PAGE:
HANNAH O’Connor’s hair had long been a great source of conversation amongst all those who had the good fortune to meet her.
She usually wore it up, all 3ft of it, coiled around and around, and flat to the back of her head, like a large cinnamon roll.
The only people who knew her little secret were her mother and her sister.
From her childhood days, she had long been obsessed with all things hair-related. Not having been blessed with anything other than a sprig of growth on her rather generous-sized head, actresses like Sophia Loren and Jean Shrimpton all had what Hannah craved - voluminous, long hair.
When she stumbled across an advert for ‘handmade wigs’ in the Irish Times, at the age of 17, her foray into the world of extravagant up-dos and unconventional styles, began with gusto.
Over the years, her ever-increasing collection, which grew to include buns, plaits, beehives and other such designs, was carefully washed, dried and styled in the confines of No.1, Main Street, away from the prying eyes of Kilroche village.
“Hannah O’Connor, that hair will be the death of you,” her mother had said on more than one occasion.
On the little hill just above the village, with a view over the Atlantic Ocean, one could almost imagine Nancy O’Connor pulling on her glasses and raising her head out of the soil to peer down the main street, with a derisory look.
Denis Rua Sheehy had just unwrapped his ham sandwiches and set himself up for the tea, when the phone rang.
“Hello, Kilroche Garda Station, Sergeant Sheehy here,” he mumbled through a mouthful of food.
A strangled muffle came down the line.
“Din, would you come up here as fast as you can please, she’s dead, she’s dead...”
He thought he recognised the voice, but wanted to be absolutely sure...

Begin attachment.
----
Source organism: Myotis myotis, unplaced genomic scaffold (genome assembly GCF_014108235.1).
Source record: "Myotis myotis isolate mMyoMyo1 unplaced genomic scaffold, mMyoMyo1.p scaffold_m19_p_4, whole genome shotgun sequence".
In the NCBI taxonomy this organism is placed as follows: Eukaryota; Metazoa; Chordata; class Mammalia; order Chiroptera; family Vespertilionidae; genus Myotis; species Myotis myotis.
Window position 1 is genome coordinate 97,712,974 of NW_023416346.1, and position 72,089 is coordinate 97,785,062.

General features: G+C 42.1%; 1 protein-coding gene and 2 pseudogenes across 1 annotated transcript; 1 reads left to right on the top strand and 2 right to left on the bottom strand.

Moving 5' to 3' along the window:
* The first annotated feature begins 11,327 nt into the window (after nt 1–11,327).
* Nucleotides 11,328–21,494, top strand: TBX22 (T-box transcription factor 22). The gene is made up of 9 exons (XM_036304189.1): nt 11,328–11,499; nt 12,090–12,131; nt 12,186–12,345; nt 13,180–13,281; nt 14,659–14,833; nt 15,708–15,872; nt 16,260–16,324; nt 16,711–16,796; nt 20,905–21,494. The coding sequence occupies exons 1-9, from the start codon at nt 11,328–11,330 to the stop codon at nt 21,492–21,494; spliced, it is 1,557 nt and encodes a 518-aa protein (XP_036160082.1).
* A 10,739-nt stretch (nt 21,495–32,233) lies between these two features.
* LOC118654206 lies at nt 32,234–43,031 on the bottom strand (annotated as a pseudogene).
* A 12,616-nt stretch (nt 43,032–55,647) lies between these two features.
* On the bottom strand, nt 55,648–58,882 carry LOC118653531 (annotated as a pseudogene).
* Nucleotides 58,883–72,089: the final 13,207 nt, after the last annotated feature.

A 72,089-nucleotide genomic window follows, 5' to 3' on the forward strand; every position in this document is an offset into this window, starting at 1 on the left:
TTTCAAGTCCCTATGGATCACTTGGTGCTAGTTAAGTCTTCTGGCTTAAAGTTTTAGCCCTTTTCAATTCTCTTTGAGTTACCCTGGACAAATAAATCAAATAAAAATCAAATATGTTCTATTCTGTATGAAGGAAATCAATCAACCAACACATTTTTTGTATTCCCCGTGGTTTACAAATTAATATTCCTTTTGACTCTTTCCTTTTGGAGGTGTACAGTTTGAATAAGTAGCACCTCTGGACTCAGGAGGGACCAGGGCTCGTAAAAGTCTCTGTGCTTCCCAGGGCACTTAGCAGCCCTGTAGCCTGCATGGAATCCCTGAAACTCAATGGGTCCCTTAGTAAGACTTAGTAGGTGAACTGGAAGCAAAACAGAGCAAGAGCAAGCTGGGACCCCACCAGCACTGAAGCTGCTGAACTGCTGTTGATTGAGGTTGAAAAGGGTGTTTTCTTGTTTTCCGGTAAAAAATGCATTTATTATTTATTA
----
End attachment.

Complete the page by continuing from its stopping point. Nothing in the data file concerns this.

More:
“Is that you, Maura?”
“Oh Jesus, Din, there’s an awful, awful lot of blood, poor Hannah...”
Din shoved another sandwich into his mouth, grabbed his hat, and headed for O’Connor’s.
As he knelt there now at the foot of the cast-iron staircase, it became very clear to him. Hannah’s hair, which according to Maura had involved a long plait, had gotten caught in the handrail of the stairs, sending her flying straight over the last 6ft of bannister, to land splat on the flagstone floor below. Judging by the pools of blood, death had been instant.
“Her hair, her bloody hair killed her, oh dear God,” Maura bawled.
“I’m no doctor, Maura, but I’m sure it was quick, I’m so sorry, what a terrible thing to happen.”
“Oh God, poor Hannah, she’s gone, she’s gone.”
Din got up from his crouching position and stood there awkwardly, shifting uncomfortably from foot to foot. He’d never dealt with anything of this magnitude before.
“I’ll make you a quick cuppa before you go, Din,” Maura said hurriedly, “I’m sure I interrupted your tea.”
“Not at all thanks, Maura, I’d better be getting on, I have some work to do back at the station, you’ve enough on your plate.”
Maura was having none of it.
“I won’t take no for an answer,” she said, hurrying out to the kitchen.
It was only when Maura left that Din thought of ringing Dr Murphy. Although he hadn’t found a pulse, it was probably best to have the doctor double-check, call an undertaker and do the necessaries. Jack, sounding like he’d just woken up, said that he’d be there pronto.
Din followed Maura to the kitchen, where she had the table set with a pot of tea, cups and saucers, and a large plate of biscuits. Her house-coat had a few splatters of blood on it, he noted. That was to be expected, he supposed.
She took it off, and draped it over the back of an old fireside armchair. Something clattered to the floor with a loud clunk. A long hair plait, adorned with a beautiful diamante clip, lay bloodied and tangled on the kitchen’s immaculate, tiled floor.